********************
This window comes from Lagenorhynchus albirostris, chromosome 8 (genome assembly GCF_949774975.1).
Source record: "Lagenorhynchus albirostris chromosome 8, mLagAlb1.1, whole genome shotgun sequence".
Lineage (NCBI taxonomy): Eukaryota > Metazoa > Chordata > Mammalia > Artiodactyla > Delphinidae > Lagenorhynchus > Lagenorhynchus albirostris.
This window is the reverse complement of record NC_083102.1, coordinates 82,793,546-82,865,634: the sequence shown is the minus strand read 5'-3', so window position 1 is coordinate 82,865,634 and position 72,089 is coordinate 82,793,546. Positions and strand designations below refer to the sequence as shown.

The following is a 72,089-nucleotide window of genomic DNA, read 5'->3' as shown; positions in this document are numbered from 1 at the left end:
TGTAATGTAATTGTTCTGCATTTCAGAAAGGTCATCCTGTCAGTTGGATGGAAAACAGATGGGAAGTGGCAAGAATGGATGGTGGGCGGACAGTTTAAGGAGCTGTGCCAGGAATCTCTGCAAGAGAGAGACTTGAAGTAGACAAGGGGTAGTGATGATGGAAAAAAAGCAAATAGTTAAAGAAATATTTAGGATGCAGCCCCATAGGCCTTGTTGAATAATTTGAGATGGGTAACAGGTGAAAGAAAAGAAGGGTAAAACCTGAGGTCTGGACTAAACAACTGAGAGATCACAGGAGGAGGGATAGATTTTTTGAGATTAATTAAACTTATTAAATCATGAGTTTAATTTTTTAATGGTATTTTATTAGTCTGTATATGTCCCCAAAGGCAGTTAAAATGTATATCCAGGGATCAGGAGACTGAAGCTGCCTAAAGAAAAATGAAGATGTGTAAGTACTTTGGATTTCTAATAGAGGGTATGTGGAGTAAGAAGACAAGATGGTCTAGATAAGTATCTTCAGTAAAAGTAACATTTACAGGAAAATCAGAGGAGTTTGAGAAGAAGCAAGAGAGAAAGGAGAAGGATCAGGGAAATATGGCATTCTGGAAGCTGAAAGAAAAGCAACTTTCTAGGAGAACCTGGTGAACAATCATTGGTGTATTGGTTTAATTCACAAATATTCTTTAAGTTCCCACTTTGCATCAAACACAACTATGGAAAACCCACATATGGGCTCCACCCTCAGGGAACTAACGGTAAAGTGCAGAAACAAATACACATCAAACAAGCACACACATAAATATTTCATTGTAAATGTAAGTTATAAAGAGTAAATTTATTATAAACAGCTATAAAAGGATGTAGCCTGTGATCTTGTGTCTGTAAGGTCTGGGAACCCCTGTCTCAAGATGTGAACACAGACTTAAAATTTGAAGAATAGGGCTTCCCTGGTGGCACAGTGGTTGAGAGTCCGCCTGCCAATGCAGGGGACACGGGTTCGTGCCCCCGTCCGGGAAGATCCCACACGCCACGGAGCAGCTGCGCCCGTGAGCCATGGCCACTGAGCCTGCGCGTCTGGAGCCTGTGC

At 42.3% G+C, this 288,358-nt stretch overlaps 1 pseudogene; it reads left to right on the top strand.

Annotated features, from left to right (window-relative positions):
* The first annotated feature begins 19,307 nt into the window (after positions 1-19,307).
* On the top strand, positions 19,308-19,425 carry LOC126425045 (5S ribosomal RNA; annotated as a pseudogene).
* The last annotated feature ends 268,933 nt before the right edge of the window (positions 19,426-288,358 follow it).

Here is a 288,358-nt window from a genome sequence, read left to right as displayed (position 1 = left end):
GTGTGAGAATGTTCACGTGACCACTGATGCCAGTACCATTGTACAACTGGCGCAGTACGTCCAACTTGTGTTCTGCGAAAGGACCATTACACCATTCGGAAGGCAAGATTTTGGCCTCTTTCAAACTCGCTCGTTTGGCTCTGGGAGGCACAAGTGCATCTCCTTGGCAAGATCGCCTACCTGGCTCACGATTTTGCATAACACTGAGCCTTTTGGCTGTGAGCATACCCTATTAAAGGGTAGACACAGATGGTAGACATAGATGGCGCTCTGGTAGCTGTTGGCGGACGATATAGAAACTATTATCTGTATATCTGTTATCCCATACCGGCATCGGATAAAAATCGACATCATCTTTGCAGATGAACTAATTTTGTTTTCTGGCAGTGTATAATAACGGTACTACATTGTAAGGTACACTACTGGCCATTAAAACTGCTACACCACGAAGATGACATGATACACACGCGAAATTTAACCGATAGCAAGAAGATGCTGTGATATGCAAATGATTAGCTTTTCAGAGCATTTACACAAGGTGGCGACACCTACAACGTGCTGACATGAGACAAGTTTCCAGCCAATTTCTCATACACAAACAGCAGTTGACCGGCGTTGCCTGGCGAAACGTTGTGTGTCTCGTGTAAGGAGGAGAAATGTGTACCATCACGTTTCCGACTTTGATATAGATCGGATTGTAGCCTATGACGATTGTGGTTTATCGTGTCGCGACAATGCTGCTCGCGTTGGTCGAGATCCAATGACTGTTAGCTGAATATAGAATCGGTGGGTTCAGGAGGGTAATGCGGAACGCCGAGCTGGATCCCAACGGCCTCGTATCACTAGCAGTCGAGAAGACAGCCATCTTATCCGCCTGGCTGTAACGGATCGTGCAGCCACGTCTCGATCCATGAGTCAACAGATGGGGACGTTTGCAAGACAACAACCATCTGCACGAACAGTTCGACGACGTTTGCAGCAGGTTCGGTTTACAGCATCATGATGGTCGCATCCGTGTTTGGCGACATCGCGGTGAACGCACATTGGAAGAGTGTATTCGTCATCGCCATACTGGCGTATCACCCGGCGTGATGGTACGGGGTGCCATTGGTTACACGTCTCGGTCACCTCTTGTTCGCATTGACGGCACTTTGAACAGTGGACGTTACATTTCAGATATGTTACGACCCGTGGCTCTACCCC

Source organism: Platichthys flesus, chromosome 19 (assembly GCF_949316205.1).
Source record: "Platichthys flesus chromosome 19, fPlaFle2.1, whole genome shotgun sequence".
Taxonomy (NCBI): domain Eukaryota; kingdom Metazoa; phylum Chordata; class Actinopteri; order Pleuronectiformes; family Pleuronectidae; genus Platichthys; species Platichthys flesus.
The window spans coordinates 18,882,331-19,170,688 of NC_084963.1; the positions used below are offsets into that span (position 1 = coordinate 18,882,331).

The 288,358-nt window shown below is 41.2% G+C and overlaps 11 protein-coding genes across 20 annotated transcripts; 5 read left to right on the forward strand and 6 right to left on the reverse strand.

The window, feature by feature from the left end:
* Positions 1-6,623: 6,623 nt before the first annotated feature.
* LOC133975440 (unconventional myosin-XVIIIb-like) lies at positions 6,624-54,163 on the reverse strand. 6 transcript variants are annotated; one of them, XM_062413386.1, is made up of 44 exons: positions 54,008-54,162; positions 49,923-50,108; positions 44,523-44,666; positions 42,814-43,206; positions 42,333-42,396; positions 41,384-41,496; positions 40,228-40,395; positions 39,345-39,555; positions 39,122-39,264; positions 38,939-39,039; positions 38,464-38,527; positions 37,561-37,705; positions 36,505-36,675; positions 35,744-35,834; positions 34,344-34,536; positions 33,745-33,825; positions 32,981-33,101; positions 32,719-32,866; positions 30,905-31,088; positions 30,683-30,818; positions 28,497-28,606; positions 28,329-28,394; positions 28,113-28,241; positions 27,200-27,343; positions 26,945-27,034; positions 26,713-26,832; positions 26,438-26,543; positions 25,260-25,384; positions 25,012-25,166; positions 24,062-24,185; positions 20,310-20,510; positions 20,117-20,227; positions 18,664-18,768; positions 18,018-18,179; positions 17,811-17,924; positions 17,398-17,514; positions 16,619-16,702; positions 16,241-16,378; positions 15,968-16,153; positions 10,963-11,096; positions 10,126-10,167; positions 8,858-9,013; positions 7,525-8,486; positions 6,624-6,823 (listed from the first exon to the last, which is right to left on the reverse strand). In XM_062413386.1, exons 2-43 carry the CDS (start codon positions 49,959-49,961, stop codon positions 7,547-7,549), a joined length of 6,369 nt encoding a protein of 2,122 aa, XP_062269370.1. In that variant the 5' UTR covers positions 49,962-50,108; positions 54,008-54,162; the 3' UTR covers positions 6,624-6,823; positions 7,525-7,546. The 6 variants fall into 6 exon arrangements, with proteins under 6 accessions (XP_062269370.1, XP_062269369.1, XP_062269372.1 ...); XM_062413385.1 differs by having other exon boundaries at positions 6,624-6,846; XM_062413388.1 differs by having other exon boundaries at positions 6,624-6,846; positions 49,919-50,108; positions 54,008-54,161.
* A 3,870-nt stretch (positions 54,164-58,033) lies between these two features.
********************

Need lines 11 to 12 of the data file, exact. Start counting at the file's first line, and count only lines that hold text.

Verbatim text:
* The last annotated feature ends 268,933 nt before the right edge of the window (positions 19,426-288,358 follow it).

Here is a 288,358-nt window from a genome sequence, read left to right as displayed (position 1 = left end):